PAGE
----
Low Resolution

Yes, it's the first post of the new year! Of course, I'm going to address resolutions. But not the way you may be thinking. I don't like declaring a string of actions that seem improbable. I don't know about you, but I have enough challenges to manage.

Focus. For the last few years, after a lifetime of failing all of my resolutions famously, I decided to look for a focus for the year. Just something with softer edges--more flexible, more forgiving.

This year I'm giving myself an F! That's right, an F, but not for failure. I'm focusing on FRIENDS, FAMILY, FUN & FIBER. Why fiber, because a health challenge appeared last year--high-ish blood sugar. One of the best ways to rapidly amend this issue is to add more movement to my life and to increase the fiber quotient in my diet. More on fiber in future posts, but look at this plate of nutrition! Polyphenols galore and fiber in the mix (fennel, onion, broccoli, radicchio, carrots, cabbage, zucchini, yellow squash, lemon juice, olive oil...and a few skin-on potatoes). What a great way to balance the excess of holiday eating! With a plate of nutritional excess!

Nutritional Excess!

The harsh new year's beginning. The words below are strict. They're good words, but I don't want to use them throughout my new year. They seem harsh, unforgiving, line-in-the-sand kind of words...well, just too concrete.

New Year's Resolution Synonyms

Friendly and forgiving--I can roll with that. 

New Year's Focus
How am I doing? Four weeks into the new year, and I've accomplished all of my F-words! Give me an A-plus for getting on with my F-actions!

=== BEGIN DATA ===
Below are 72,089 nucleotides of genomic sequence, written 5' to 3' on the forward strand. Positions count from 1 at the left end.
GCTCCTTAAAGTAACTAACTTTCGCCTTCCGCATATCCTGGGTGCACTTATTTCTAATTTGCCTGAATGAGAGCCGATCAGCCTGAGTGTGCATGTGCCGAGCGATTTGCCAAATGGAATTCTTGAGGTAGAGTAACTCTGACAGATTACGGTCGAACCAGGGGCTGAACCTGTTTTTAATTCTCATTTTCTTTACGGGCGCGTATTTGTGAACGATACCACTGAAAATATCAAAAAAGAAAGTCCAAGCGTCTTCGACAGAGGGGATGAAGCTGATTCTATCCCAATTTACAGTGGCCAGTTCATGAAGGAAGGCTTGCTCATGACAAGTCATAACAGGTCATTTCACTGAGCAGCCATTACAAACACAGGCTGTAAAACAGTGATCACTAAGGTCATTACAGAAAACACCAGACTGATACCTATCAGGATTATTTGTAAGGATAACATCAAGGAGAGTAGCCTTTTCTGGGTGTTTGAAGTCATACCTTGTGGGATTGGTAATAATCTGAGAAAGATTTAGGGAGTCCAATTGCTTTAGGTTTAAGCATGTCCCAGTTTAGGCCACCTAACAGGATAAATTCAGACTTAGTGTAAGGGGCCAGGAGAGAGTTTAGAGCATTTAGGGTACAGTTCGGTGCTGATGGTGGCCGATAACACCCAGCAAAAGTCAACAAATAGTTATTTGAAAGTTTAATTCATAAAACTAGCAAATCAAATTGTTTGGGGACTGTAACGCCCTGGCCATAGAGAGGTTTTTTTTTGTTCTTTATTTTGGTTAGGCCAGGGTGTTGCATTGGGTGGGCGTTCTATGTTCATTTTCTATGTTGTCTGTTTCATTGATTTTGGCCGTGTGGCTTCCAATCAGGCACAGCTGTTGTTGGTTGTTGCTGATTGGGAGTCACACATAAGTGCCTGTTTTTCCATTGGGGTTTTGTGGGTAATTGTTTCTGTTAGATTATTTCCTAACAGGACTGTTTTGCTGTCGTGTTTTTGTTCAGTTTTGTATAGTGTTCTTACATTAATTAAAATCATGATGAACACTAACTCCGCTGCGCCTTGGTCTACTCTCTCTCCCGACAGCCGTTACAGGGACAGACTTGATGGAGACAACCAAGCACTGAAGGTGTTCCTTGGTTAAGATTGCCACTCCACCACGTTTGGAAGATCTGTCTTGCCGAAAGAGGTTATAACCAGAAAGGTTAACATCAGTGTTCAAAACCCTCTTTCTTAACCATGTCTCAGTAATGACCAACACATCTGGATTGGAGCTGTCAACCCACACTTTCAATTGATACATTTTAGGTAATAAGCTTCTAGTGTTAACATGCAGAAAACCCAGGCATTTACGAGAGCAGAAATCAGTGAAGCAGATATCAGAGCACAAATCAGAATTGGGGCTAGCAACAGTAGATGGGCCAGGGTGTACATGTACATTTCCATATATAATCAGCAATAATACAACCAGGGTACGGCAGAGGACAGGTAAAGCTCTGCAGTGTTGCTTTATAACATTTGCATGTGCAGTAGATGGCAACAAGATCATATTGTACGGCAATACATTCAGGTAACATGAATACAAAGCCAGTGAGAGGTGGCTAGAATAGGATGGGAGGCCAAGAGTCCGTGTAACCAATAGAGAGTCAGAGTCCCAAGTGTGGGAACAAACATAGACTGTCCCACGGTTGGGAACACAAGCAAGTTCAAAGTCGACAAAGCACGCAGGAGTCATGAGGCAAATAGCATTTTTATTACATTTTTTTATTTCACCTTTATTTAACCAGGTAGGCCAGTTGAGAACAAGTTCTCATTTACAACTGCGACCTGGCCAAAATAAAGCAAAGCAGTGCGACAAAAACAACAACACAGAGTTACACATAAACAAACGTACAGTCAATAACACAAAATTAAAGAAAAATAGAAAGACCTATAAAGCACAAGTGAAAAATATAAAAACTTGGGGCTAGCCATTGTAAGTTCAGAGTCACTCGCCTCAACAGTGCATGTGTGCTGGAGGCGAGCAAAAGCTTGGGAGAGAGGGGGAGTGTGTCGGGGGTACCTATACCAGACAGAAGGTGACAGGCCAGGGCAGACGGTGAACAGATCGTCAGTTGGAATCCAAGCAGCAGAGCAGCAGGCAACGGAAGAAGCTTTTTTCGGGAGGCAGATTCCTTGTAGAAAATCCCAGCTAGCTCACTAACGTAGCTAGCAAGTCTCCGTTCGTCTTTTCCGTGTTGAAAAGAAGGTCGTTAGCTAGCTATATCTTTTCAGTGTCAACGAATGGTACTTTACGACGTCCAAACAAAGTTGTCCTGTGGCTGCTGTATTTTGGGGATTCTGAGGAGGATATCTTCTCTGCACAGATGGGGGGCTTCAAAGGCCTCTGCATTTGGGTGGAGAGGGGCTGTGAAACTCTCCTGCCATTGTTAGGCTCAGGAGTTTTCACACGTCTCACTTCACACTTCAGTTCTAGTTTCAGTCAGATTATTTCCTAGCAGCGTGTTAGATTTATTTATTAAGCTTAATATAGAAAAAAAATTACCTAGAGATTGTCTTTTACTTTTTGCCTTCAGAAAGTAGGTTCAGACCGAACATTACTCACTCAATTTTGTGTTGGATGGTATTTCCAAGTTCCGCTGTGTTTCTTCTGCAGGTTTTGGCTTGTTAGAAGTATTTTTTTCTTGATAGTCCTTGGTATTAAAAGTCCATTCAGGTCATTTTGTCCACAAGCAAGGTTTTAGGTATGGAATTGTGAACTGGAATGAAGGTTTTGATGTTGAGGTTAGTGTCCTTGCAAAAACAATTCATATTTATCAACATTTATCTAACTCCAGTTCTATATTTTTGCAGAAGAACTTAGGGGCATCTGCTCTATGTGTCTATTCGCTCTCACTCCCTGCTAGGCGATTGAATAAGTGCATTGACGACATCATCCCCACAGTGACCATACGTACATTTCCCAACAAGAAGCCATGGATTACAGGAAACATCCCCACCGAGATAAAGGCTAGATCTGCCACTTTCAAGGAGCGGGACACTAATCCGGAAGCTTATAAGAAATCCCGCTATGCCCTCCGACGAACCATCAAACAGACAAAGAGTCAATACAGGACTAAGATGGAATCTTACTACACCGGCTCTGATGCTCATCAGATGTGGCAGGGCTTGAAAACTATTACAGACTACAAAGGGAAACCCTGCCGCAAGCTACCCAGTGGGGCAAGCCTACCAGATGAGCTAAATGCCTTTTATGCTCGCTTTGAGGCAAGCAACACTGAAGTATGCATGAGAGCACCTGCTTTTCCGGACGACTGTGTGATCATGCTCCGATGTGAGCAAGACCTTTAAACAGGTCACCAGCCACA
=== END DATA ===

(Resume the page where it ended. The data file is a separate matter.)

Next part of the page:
Finale! Before I go, would you like a recipe for the nutritional goodness in the photo at the top? As you may know from previous posts, I follow the Greek Way with eating. It's all about balance. Nothing is forbidden except for processed foods and added sugar, and even those are allowed as a treat. You know what a treat is, right? Something you have no more than six times a year. Well, that's my definition. Wink. The typical Greek take-it-easy meal is boiled greens with lemon juice and extra-virgin olive oil. Depending on what's available seasonally, green onion, potatoes and zucchini may be added, at least in the Pelopponese region of Greece where my people and I are from. In my own home, I vary this to include all kinds of vegetables.

The recipe is to gather, wash and prep (peel, dice, cut, quarter, etc.) all kinds of vegetables. For me, typically, it's turnip greens or red Swiss chard, broccoli, cauliflower, cabbage, quartered fennel, golden or red beets, green beans, quartered onions (any kind), carrots, yellow squash and radicchio (added at the very end because it cooks so quickly). You can also use potatoes and red cabbage. Experiment with a mix that suits you. I've even tossed in arugula and herbs that needed to be used up!

Bring a big pot of water to boiling and stir in a generous amount of  salt (I use grey Celtic). Be generous. Remember, it's got to season all of your vegetables. Once the water boils again, add the greens. When they're done, remove them to a large platter or shallow bowl with a slotted spoon. Repeat this with all of the vegetables, one by one, saving broccoli until the end or it will make your white vegetables green. Keep the red vegetables to cook last--they'll make your potatoes, cauliflower and white cabbage pink, although that might be fun! Once you've cooked everything, pour a small amount of the cooking water over everything.

I call this a Greek Boiled Vegetable Salad. Eat it hot, cold out of the refrigerator or at room temperature. Dress with generous amounts of fresh lemon juice and extra-virgin olive oil. Serve with Greek olives, good Feta chees (made from sheep or sheep & goat milk) and bread for sopping up all of the dressing.


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